Oh, The X Factor had a final last night. Did anyone notice? Anyone? In the metros? Nope: just 751,000. Regionally? Sort of, a reasonable 472,000. Nationally? 1.223 million. Now that is better than Sunday Night’s 1.065 million, but way,way down on the figures for last year. Seven knows the 2016 series is a flop because it did not break down the ratings in the Grand Final and then the winner’s announcement as it did last year.
So combining the figures for both in 2015, the final averaged 1.775 million nationally, 1.1125 million in the metros and 650,000 in the regions. The way Seven treated the final’s ratings makes you wonder if it is coming back in 2017. At the moment the answer would be “no”. Those figures for the program last night was its death warrant. The loss in the regions was smaller than in the metros: from 650,000 to 472,000 — making a fall of around 27% against the 33% slide in the metro audience (from 1.125 million to 751,000). Seven shook up the format, changed the judges and tried to make it more appealing to younger viewers. That sorted of worked, but there were nowhere near enough of them to get an improvement on 2015. So viewers deserted the program over its time on air and especially last night.
The X Factor did enough for Seven to easily win the ratings in both metro and regional markets, but Nine says it won 25 to 54 in the metros. Nine was second and the ABC again forced Ten back to third, despite a solid final episode performance from Have You been Paying Attention which averaged 1.076 million nationally and 757,000 in the metros (6,000 more than The X Factor!)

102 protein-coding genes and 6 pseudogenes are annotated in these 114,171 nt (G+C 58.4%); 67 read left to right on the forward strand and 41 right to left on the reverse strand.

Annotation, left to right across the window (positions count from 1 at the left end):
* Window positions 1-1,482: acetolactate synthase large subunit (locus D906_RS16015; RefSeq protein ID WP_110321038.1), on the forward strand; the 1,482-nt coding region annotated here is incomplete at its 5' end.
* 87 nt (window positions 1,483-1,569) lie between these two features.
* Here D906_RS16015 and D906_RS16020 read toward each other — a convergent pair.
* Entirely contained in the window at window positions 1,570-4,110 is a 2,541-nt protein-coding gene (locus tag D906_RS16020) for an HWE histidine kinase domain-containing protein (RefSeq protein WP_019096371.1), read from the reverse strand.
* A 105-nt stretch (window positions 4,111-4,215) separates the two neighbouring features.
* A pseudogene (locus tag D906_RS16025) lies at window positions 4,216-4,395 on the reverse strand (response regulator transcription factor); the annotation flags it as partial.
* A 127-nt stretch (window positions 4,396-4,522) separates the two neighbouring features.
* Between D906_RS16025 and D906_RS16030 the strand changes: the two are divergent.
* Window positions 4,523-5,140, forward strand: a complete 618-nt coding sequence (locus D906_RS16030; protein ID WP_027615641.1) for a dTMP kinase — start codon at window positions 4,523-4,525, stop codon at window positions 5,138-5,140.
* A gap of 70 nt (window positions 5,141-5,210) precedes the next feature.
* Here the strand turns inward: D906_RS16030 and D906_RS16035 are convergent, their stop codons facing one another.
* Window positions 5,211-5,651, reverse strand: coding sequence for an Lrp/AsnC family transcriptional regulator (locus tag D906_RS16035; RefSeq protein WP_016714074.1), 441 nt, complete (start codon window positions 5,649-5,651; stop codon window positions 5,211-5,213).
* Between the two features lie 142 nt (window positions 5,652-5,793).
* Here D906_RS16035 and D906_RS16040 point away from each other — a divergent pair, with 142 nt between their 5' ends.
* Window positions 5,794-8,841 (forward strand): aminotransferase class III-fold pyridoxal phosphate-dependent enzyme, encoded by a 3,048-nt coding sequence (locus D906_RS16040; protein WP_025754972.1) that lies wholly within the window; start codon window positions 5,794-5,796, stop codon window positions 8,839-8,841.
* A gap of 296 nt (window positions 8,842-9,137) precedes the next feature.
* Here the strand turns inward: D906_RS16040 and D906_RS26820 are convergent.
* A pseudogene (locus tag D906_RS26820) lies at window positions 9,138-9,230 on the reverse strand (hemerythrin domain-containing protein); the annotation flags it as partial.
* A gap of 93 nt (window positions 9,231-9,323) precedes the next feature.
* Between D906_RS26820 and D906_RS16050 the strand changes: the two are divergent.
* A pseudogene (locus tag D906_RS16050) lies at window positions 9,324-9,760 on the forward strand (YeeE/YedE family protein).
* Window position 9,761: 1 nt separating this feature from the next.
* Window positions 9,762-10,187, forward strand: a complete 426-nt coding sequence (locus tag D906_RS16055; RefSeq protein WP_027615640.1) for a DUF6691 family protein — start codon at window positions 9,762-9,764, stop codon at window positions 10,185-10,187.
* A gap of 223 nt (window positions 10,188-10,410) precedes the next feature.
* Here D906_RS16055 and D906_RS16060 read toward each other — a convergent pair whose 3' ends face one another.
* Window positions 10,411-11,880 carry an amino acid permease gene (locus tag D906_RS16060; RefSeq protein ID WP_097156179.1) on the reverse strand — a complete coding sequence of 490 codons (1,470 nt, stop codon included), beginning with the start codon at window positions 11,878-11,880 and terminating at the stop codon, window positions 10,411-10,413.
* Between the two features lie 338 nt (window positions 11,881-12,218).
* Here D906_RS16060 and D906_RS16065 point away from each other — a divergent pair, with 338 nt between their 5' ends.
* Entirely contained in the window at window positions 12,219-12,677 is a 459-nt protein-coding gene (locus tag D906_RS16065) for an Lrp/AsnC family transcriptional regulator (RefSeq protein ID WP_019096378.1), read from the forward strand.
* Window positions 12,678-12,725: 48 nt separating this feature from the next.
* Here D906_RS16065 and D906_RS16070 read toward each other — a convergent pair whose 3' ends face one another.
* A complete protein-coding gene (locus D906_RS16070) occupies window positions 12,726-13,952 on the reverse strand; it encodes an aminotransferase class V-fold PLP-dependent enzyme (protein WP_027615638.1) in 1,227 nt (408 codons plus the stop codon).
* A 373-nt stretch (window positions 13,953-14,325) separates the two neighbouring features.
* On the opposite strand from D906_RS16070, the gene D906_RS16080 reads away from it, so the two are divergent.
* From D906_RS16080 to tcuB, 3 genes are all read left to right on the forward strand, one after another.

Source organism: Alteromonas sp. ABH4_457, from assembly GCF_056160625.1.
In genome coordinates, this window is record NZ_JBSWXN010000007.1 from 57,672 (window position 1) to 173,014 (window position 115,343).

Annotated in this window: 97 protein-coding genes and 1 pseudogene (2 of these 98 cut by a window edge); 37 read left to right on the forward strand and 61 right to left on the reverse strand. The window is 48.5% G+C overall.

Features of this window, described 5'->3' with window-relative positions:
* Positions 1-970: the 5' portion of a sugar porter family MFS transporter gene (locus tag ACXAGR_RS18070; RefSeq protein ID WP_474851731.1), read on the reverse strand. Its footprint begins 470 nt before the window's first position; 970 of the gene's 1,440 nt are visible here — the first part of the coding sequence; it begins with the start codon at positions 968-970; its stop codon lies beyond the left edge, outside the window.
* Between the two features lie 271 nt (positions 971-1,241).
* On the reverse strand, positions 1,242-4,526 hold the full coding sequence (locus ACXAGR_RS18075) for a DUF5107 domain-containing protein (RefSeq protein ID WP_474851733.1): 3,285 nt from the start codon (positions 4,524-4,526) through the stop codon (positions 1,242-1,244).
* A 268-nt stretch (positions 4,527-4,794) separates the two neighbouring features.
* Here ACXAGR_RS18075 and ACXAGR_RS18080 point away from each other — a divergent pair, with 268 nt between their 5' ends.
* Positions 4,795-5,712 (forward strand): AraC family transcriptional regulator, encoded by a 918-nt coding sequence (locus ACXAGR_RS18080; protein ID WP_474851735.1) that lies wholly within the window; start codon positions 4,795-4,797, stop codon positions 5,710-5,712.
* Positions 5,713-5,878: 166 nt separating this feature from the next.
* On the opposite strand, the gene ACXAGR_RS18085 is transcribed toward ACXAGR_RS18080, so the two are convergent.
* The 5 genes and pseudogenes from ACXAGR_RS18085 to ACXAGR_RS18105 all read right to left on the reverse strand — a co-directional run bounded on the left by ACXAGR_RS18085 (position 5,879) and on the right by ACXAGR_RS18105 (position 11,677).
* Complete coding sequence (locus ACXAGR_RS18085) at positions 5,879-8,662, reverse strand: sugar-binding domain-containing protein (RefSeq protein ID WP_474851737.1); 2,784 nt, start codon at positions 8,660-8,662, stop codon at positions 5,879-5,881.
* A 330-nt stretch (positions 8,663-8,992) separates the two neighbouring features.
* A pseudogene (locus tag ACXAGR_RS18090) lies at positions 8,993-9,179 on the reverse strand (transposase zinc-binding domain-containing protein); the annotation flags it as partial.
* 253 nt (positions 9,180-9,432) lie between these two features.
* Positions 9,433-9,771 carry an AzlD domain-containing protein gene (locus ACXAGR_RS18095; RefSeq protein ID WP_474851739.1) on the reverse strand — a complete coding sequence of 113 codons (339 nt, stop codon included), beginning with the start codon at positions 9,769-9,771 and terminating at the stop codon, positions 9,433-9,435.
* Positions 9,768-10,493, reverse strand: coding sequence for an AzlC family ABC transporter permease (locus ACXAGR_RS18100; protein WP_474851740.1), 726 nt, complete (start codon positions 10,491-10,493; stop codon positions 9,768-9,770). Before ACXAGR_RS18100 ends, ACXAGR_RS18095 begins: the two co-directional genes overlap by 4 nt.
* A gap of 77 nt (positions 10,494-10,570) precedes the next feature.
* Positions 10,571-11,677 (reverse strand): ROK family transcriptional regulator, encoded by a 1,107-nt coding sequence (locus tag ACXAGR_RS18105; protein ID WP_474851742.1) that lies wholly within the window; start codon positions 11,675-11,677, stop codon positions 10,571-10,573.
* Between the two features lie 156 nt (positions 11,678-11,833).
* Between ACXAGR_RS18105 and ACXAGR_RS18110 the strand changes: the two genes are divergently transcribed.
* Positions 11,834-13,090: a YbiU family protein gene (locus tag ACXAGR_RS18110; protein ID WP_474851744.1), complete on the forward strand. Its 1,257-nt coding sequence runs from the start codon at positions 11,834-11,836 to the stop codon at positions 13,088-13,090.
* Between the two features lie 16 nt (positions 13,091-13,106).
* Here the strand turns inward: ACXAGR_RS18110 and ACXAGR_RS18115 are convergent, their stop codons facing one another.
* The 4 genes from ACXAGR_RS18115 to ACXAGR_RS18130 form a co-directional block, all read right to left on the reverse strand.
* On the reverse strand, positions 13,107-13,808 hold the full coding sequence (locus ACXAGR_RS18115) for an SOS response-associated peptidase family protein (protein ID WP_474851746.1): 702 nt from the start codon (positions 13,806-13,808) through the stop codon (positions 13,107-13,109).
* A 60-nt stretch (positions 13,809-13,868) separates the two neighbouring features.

In the regions, Seven News was tops with 592,000 viewers, then Home and Away with 552,000, Seven News/Today Tonight was third with 486,000, The X Factor was fourth with 472,000 and the 5.30pm bit of The Chase Australia was fifth with 415,000.
Australian Story (1.096 million nationally) and Four Corners (1.061 million nationally) ended 2017 with reminders why they matter to Australian TV, doing difficult stories no one else will do in the same, sympathetic way that don’t resort to bathos (as commercial programs are wont to do for ratings purposes). And Q&A reminded us that its success is all about the panellists: even if they include deadheads such as Senator Eric Abetz, and the normally reasonable Greg Sheridan, The Australian’s Foreign Editor whose defence of that Bill Leak cartoon was reduced to rubble by writers Nakkiah Lui and Benjamin Law. Q&A finished with 661,000 nationally – it deserved more. — Click here to read Glenn Dyer’s full TV Ratings.